- Is it time for NFL training camps yet? If you're already focused on next season, here's a few players who flew under the radar in 2016, but are in position for a huge breakout in ’17.
Thirty NFL teams have shifted their focus to preparing for the 2017 season. With that comes the internal search for players who could exceed their 2016 production and be important pieces of future playoff runs.
There is never any shortage of candidates for future "breakout" players at this point on the calendar. Here are 10 to file away for the fall:
1. Wendell Smallwood, RB, Eagles: The Eagles could cut both Ryan Mathews and Darren Sproles and take a combined cap hit of just $1 million next season. Odds are, one of those two—probably Sproles—will be back. The other’s exit will open the door for Smallwood to increase his role in the offense.
The 2016 fifth-rounder was effective when he had opportunities this season, averaging 4.1 yards per carry and 9.2 yards on his six receptions. In his three games with double-digit rushing attempts, he bumped that per-carry mark up to 4.5. Philadelphia is an obvious candidate to add a RB, either via free agency or the draft, but if that player is not a clear-cut No. 1 back, Smallwood’s going to see more touches.
2. Kamalei Correa, LB, Ravens: Zachary Orr’s surprising retirement last week accelerates the timetable for Correa. C.J. Mosley figures to maintain his starting job at one of Baltimore’s ILB spots; Correa has to be penciled in for the other, where he would replace Orr, the team’s leading tackler in 2016. The Ravens won’t hand Correa that role—veteran Albert McClellan’s still around, and obviously the draft and free agency are still to come. The plan, though, was to eventually turn Correa into an impact player and his time may come sooner rather than later.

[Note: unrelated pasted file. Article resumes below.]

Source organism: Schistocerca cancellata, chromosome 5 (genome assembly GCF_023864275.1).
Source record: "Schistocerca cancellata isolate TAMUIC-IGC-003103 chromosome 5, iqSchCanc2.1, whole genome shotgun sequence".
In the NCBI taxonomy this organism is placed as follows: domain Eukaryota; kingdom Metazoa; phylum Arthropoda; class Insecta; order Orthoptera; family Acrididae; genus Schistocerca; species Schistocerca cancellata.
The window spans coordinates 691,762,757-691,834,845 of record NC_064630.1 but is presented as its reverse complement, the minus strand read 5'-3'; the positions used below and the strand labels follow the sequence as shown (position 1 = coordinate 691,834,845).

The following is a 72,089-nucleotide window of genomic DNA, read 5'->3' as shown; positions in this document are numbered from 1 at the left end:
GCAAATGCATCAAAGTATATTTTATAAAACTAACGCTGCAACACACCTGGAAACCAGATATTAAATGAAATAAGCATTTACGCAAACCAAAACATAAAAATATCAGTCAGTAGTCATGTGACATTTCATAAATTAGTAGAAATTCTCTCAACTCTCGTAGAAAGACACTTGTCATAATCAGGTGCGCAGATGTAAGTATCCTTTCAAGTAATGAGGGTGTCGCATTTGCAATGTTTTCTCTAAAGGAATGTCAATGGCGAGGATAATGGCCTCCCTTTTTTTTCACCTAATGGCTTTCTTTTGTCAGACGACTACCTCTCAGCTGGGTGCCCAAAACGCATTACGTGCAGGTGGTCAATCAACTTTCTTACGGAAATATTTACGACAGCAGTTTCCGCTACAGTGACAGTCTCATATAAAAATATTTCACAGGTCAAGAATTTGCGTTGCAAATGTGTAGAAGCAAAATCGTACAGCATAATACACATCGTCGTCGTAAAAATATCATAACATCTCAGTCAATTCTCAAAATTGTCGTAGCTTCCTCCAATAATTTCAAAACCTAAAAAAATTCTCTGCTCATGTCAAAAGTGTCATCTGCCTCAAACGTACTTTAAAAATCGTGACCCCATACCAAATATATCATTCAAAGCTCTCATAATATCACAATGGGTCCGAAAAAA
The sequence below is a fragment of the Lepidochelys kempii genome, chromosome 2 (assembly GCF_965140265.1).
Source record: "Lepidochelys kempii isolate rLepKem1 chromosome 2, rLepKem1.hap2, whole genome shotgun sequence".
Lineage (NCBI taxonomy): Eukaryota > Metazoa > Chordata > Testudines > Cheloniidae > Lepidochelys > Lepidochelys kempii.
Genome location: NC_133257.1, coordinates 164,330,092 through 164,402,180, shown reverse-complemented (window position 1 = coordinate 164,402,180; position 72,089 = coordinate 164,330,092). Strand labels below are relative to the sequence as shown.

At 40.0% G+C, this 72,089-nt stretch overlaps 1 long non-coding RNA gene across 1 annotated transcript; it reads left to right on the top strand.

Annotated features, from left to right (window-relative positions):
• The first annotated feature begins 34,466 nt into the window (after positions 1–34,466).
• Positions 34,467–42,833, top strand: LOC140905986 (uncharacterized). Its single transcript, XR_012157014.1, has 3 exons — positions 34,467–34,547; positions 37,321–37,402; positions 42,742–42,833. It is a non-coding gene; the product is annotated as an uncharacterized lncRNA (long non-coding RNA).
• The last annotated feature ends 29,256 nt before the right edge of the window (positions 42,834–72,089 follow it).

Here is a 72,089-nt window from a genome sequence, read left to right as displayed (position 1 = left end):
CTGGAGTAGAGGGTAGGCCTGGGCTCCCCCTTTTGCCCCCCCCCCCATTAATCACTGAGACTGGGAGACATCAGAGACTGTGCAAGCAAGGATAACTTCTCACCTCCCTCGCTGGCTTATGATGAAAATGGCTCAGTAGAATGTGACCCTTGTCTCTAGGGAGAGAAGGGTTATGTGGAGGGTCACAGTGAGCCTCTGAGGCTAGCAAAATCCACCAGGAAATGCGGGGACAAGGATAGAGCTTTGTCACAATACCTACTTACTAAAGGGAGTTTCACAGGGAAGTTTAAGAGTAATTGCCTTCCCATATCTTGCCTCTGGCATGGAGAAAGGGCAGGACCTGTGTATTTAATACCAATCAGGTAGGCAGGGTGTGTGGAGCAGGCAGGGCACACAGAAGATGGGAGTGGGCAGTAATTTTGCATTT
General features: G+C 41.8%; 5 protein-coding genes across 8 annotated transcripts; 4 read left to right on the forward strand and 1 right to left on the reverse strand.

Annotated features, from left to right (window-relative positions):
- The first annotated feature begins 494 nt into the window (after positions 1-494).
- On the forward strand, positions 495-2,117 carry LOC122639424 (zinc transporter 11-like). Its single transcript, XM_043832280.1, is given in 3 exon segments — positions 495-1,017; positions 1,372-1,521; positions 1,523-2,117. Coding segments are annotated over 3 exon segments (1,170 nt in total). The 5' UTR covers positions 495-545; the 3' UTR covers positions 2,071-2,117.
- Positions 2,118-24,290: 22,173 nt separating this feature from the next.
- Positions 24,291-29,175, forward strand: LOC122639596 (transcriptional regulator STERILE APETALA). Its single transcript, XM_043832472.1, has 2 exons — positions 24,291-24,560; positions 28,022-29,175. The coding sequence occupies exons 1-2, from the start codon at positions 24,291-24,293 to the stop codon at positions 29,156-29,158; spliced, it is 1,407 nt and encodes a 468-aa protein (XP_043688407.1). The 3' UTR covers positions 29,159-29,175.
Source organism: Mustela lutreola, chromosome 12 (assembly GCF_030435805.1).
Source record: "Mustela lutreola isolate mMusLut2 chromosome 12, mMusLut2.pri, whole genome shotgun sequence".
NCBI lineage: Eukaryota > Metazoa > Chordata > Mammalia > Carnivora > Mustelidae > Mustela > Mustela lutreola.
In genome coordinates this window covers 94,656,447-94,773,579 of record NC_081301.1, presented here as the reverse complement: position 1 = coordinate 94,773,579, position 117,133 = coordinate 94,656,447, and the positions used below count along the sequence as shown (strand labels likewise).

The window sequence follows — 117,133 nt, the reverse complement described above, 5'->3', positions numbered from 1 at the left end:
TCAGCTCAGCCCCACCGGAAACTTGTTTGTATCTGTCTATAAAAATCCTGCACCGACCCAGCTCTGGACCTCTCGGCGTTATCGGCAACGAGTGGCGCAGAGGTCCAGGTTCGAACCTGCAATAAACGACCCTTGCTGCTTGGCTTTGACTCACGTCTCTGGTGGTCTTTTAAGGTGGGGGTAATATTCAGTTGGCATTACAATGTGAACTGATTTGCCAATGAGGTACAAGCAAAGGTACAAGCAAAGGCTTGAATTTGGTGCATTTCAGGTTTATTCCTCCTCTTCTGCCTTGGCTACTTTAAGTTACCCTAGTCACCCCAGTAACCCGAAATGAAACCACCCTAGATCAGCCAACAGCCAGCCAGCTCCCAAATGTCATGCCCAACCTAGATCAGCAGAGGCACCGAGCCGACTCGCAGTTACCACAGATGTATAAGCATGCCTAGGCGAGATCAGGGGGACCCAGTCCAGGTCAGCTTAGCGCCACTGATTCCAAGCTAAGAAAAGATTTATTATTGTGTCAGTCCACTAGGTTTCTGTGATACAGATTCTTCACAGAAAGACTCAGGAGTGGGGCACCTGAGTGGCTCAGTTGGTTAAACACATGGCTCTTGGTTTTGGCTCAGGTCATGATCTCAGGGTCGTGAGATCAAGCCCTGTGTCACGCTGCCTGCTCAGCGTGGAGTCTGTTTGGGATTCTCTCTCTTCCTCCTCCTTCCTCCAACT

3. Cody Core, WR, Bengals: The Bengals may opt to retain impending free agent Brandon LaFell, who caught 64 passes this season and certainly won’t break the bank. Their alternative option is to draft another receiver or bump Core up the depth chart. Both might be good ideas.
Core didn’t crack the lineup until deep into the regular season, after A.J. Green fell with an injury. He produced once there, though: 17 catches for 200 yards over the final five weeks. At 6' 3" and 210 lbs., he fits the prototype as the type of outside receiver Cincinnati needs to take the heat off Green ... or exploit matchups when teams focus all their attention on the Bengals’ star. While LaFell was solid, he hardly scared opposing defenses. It might be time to see if Core can.
4. C.J. Prosise, RB, Seahawks: Pete Carroll recently said that he is concerned about Prosise’s long-term durability—he played in just six games as a rookie. However, what Prosise showed when he was in there could make him the ideal complement to Thomas Rawls in the Seattle backfield. Namely, Prosise flashed significant receiving chops (17 catches on 19 targets for 208 yards). Even if the Seahawks don’t trust him to handle eight or 10 carries a game, Prosise can be a 60-plus reception weapon if he can just stay in the lineup.
5. D.J. Reader, DT, Texans: Reader is the heir apparent to Vince Wilfork’s spot anchoring the Texans’ defensive line, and those are big shoes to fill, figuratively and literally. Reader saw time at multiple spots up front as a rookie, but the Texans are high on what he can do as a full-time nose tackle.